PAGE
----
Tuscan cookies. . . The Befanini

This past weekend, with the “ponte” della Befana (Epiphany long weekend), the Italian Christmas Holidays were officially over.

But before I move on I want to share one last holiday recipe.

Last Friday, January 6, in an effort to pay homage to the festivity of the Epiphany and to the Befana, I came across a recipe of traditional Tuscan biscotti (cookies) called precisely Befanini.

The Befanini are a Tuscan tradition, in particular in Versilia, which is the North-West area of the Tuscan coast.

The tradition of the Befanini, the cookies of the Befana, is quite old; they are made with very simple ingredients because they were the holiday’s cookies of the time when there were not other means to celebrate.

The preparation was sort of a ritual, once ready they were packed in colored bags which the children exchanged in the street.

It is also said that they were donated to pregnant women because the popular belief attributed to the biscotti the ability to ensure abundant milk.

Being my first time baking these cookies, I have to say that screening the different versions of the recipe has been more difficult  than the actual processes of making them.

I am very picky when I look for a new recipe (to be honest, I am just picky in general!). I always like to start from the most traditional and authentic recipe and then add my little touch to it.

However, it is not always easy to find the original recipe, think of all the bloggers like myself that like to add their own little touches!

According to the Italian magazine “L’Espresso” , the original recipe included only 5 ingredients (flour, sugar, butter, eggs, and lemon zest) plus the baking powder.

Despite the fact that the Befanini are still made in a traditional way, the recipe has evolved through the years, and it appears that all the more contemporary versions share the use of liquor and colored sprinkles, while some also add anise seeds.

In My recipe I have opted to use the Italian Sambuca liqueur (different versions use Rum or Vinsanto),  I have added orange zest, and used the colored sprinkles because they make the biscotti much more festive.

This past Saturday I hosted a party for the Italian-American of Frederick and everyone seemed to enjoy my Befanini, in fact, I gladly packed several little bags of cookies to go!

Although these biscotti (cookies) are typically made in occurrence of the Epiphany you can enjoy them year around. Try them and let me know.

Ricetta dei Befanini Toscani


3 cups of flour type 00 ( if you don’t have Flour type 00, use 50/50 all purpose and pastry flour)

1-1/2 cups of sugar

7 ounces of softened butter

1/2 cup of milk

3 eggs plus 1 for the egg wash

Zest of one orange

Zest of half lemon

1 tablespoon of baking powder

1 pinch of salt

2 tablespoon of Sambuca or Rum

multicolored sprinkles


In the bowl of a standing mixer combine the flour and the sugar.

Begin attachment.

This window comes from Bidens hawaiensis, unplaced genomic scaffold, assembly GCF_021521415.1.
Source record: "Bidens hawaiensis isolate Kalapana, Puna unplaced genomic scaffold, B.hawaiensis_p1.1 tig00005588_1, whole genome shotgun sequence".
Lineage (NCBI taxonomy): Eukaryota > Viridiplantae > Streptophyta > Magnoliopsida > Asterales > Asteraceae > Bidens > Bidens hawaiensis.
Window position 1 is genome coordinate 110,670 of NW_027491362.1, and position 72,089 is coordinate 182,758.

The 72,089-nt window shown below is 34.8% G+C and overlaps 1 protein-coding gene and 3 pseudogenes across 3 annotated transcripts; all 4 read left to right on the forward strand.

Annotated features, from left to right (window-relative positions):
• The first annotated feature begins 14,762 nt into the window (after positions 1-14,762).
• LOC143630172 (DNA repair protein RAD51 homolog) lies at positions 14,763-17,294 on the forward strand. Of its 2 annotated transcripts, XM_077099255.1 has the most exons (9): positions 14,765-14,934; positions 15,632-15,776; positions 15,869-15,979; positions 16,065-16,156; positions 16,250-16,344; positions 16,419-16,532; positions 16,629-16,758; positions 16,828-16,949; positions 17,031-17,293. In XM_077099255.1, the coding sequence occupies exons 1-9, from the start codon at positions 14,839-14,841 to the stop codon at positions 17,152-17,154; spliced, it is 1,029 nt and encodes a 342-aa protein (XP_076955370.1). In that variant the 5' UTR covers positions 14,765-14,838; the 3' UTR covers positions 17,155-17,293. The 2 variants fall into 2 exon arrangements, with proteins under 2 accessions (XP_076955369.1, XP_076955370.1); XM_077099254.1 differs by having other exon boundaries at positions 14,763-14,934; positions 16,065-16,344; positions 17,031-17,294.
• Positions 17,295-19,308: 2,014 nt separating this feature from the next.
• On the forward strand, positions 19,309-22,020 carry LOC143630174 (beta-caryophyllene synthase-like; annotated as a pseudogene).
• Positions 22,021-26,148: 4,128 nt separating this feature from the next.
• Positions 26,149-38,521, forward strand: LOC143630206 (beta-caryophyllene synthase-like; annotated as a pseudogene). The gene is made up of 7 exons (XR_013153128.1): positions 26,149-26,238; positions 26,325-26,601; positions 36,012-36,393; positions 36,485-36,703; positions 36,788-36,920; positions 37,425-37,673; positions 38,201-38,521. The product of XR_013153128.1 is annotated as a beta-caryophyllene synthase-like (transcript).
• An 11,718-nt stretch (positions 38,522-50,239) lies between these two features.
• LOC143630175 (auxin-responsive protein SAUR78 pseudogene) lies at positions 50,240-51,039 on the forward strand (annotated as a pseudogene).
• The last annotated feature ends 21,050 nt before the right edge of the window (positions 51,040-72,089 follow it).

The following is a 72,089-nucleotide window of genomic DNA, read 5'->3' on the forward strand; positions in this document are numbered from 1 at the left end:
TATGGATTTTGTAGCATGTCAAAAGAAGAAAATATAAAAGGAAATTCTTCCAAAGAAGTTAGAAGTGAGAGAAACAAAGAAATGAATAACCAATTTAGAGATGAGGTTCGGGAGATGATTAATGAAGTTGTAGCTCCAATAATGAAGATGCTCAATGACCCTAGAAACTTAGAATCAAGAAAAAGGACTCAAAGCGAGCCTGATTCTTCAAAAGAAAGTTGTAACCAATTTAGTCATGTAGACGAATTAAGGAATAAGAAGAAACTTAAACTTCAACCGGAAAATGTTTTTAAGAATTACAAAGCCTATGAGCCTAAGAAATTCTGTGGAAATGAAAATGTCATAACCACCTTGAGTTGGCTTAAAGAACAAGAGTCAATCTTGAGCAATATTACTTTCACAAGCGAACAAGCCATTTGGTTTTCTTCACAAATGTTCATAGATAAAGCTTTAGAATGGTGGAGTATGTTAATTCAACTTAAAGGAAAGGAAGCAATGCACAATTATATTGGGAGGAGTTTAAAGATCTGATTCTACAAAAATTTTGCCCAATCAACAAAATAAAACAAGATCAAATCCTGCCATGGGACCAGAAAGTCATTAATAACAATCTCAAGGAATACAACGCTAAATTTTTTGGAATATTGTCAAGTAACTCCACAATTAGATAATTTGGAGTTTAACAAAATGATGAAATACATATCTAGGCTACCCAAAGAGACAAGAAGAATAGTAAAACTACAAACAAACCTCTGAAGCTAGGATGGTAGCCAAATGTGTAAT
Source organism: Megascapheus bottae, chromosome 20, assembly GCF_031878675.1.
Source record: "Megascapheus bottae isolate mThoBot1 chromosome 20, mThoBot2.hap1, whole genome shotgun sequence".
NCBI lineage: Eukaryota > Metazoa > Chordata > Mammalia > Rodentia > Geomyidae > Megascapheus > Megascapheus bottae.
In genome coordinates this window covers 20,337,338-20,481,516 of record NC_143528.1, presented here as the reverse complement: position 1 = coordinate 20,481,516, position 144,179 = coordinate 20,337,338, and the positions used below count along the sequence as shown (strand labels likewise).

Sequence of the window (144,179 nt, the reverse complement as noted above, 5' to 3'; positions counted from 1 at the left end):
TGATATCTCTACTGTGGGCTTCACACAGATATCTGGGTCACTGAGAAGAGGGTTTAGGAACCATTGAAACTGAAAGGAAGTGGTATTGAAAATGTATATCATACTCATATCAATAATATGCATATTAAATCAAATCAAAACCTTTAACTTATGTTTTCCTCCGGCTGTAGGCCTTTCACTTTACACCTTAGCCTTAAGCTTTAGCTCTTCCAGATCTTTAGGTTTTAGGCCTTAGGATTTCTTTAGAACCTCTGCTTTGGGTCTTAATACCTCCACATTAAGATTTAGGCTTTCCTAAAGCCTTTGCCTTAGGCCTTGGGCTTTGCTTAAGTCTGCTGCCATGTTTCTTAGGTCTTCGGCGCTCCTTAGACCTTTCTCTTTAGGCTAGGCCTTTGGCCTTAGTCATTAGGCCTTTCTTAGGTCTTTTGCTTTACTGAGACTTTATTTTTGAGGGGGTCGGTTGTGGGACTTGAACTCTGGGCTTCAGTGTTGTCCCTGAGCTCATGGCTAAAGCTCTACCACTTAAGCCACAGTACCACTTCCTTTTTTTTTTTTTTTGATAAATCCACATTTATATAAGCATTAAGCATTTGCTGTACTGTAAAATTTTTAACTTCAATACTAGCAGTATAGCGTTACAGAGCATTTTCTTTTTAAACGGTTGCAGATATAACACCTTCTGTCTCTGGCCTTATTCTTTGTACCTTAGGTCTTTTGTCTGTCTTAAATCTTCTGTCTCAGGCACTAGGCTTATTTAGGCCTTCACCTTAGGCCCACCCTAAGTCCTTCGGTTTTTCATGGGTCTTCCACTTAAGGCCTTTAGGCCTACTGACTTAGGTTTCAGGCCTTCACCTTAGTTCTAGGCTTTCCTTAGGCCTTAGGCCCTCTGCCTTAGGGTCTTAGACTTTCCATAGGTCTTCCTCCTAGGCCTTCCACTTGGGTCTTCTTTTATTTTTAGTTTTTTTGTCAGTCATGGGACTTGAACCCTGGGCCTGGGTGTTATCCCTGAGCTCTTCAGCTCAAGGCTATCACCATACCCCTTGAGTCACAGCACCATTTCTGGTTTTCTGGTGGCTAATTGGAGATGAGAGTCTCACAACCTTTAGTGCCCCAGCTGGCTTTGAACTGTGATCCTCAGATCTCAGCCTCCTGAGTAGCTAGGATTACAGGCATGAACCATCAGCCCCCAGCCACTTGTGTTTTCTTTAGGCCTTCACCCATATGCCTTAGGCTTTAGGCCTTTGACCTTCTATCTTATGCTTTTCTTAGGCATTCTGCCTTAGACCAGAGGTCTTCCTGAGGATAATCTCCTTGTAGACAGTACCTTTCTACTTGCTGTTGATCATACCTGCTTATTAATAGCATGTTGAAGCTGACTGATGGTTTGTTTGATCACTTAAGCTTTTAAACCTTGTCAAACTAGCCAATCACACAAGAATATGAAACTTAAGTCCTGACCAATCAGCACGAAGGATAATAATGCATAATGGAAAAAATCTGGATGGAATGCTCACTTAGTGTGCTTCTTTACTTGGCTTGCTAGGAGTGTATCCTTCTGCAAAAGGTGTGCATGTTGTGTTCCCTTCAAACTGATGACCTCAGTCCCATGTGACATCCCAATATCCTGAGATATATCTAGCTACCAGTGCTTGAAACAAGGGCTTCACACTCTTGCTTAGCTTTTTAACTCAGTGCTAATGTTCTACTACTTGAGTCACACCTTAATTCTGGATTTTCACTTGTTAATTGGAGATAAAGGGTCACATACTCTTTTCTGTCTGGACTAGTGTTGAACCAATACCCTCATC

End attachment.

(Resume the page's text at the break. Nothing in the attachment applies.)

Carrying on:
Then add the softened butter and process slowly.

Add the eggs and continue processing.

Now add the orange zest, the lemon zest, the baking powder, the salt and the liqueur.

Work the dough for 10 minutes on medium speed adding the milk as necessary to make a smooth dough.

Process the dough until it detaches from the side of the food processor bowl.

Transfer the dough on a floured pastry board and kned it fast to form a ball.

Wrap the dough in wrapping film and let rest in the refrigerator for 30 minutes.

Preheat oven at 350 degree.

Add enough flour to the working surface and around your rolling pin and start rolling out the dough. Your sheet of dough should not be less than 1/4 inch tick.

Use cookie cutters in different shapes to cut your cookies.

Place them on the cookie sheet lined with parchment paper. Make an egg wash with one egg and a little bit of milk. Brush the cookies with the egg wash and add sprinkles.

Bake the biscotti for 12-14 minutes at 350. The cookies should be a nice gold color.

Remove from oven and transfer to a cooling rack.

Enjoy the Befanini with tea or milk!

The Befanini


The Epiphany. . . La Befana

January 6 is a National holiday in Italy. It is the Epifania (Epiphany), a Christian holiday celebrated precisely on January 6, 12 days after Christmas.

The word Epifania derives from the Greek word epifanèia, which means “the manifestation or the appearance”.

The Epiphany celebrates the first manifestation of Jesus to the world through the visit of the Re Magi (three wise men) coming from the East, led by a comet to adore the Baby Jesus and to offer their gifts of gold (symbol of royalty), frankincense (symbol of divinity) and myrrh (symbol of the future redemptive suffering).

The celebration of the Epiphany is also accompanied by traditions of very ancient lineage (solar cults) and in particular the visit of la Befana on the eve of January 6. The tradition of La Befana may actually predates Christianity, as it is believed to have derived from a pagan goddess or oracle that Romans sought for guidance and gifts at the start of each new year.